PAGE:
Allen Lau: But I would say that’s not even 10% of our time we focus on building the product to to build a massive user base first and then ah towards maybe two thousand and fifteen sixteen um we started to expand into different business models of course advertising started to to work started to to be a scale to because by two thousand and fifteen sixteen we we have like 30000000 monthly users something like that and at that scale it can generate meaningful revenue. Already. Um, and then we started to think about pay content subscription and then eventually um, partially because we started to invest in Ai way back in 2012 because we we started to see. So much data. We have to figure out a way to make good use of it through the Ai investment. We realize there’s so much amazing content ip original content ip on our platform that of course we can monetize on our own platform through pay content. Ah, eventually, but these ah ips can be turned into movies can can they can turn into Tv shows or other forms of entertainment. So that’s when um, around 2016 we we started a new division called wa past studios.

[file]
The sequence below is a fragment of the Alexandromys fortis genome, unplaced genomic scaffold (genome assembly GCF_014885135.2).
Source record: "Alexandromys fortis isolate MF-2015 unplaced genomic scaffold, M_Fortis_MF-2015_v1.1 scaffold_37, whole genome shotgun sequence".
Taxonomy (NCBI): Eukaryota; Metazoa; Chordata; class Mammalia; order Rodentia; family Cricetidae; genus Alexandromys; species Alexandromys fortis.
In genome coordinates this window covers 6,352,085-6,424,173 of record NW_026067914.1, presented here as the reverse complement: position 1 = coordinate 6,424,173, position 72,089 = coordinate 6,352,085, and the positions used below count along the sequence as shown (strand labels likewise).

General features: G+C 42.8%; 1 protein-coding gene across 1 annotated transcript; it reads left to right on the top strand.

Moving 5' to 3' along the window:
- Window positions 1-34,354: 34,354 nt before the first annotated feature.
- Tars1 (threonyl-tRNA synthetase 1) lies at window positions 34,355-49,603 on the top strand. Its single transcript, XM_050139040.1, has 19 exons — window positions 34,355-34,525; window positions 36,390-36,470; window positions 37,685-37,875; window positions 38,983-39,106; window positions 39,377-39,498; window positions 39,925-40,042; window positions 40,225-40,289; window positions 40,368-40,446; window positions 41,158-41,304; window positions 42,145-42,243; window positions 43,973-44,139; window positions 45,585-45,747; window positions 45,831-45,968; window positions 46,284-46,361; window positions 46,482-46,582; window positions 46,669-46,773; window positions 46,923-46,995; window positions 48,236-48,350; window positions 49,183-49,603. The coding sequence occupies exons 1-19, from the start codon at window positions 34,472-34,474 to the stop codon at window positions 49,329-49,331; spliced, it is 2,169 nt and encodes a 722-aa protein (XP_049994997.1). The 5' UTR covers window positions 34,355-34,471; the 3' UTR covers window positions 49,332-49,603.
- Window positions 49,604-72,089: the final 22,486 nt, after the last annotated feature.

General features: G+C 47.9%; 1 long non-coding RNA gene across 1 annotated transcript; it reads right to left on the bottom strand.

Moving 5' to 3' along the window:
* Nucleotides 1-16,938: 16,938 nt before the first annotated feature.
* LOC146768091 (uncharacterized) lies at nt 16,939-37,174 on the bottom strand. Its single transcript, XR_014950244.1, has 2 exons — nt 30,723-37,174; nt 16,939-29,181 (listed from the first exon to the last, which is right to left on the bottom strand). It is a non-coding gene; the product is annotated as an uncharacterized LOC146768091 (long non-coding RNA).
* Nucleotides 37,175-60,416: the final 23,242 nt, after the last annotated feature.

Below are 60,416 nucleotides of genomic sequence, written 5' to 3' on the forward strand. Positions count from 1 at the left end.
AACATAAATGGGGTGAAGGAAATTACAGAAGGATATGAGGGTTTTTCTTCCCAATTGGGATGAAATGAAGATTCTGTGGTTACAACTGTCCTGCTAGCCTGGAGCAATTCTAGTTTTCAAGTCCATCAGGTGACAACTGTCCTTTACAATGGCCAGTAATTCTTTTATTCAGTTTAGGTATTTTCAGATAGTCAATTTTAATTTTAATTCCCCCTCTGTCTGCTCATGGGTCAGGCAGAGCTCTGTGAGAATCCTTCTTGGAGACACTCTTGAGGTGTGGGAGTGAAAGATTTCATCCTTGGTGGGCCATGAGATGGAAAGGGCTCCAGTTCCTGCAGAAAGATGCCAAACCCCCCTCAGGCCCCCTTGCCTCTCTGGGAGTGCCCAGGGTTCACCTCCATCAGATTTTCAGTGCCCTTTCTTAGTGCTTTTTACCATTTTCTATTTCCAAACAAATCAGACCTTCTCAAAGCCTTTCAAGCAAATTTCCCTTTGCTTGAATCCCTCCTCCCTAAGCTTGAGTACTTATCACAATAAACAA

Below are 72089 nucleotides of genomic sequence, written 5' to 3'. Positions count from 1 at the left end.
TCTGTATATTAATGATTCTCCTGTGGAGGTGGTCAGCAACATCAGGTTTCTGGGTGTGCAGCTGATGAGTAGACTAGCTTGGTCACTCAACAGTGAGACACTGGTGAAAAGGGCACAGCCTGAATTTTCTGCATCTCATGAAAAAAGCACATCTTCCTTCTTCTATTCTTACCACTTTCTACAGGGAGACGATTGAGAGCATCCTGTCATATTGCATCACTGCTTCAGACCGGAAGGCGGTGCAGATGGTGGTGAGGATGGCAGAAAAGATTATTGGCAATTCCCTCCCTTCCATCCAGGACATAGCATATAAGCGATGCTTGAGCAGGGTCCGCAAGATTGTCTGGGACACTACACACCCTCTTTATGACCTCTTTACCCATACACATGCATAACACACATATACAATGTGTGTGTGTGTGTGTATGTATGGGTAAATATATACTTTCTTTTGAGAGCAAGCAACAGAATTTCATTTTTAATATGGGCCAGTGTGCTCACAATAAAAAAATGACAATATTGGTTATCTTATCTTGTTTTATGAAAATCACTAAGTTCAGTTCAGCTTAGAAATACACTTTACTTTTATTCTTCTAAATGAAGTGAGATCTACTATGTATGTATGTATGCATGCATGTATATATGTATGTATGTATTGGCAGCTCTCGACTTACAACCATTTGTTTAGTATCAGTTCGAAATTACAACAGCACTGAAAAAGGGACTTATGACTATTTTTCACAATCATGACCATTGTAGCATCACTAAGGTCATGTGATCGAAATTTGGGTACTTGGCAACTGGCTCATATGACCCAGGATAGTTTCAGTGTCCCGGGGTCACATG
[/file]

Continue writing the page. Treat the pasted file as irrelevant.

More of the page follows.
Allen Lau: Um, we um, we don’t hold the camera at least at that time we we withint our job is to figure out the ips the content I piece on our platform find the amazing 1 find the one that turn into an amazing movie. But also the one based on a trajectory based on ai telling us it will become a big head. It will become the story art is very suitable for adaptation to movies and of course building fan base with millions of people is.

Allen Lau: Ah, these kind the content would become a proven hit. Um because I have to give a little bit more context to to the audience. Um, in hollywood you see the Oscar winning movies. Those are the 1 % 90% of the. Movies don’t make any money the the success rate the probability probability of success is actually quite low but having using technology to pick out the content from our platform. We see 1000000 of blues every day and. Even today we only produce maybe a hundred movies or Tv shows and hundred projects per year. So it’s really small percentage but these are the gems when we adapt them to movies and and tv show they have far higher. Probability of success way more than 10 percent that hollywood typically see and that’s the business model.

Alejandro Cremades: So so in this case I mean you guys raised some a fair amount of money I mean you guys raised 120000000 from the likes of Union Score ventures you had Yari young you know the founder of Yahoo I mean you had some really big heavy hitters and tremendous business that you guys have built.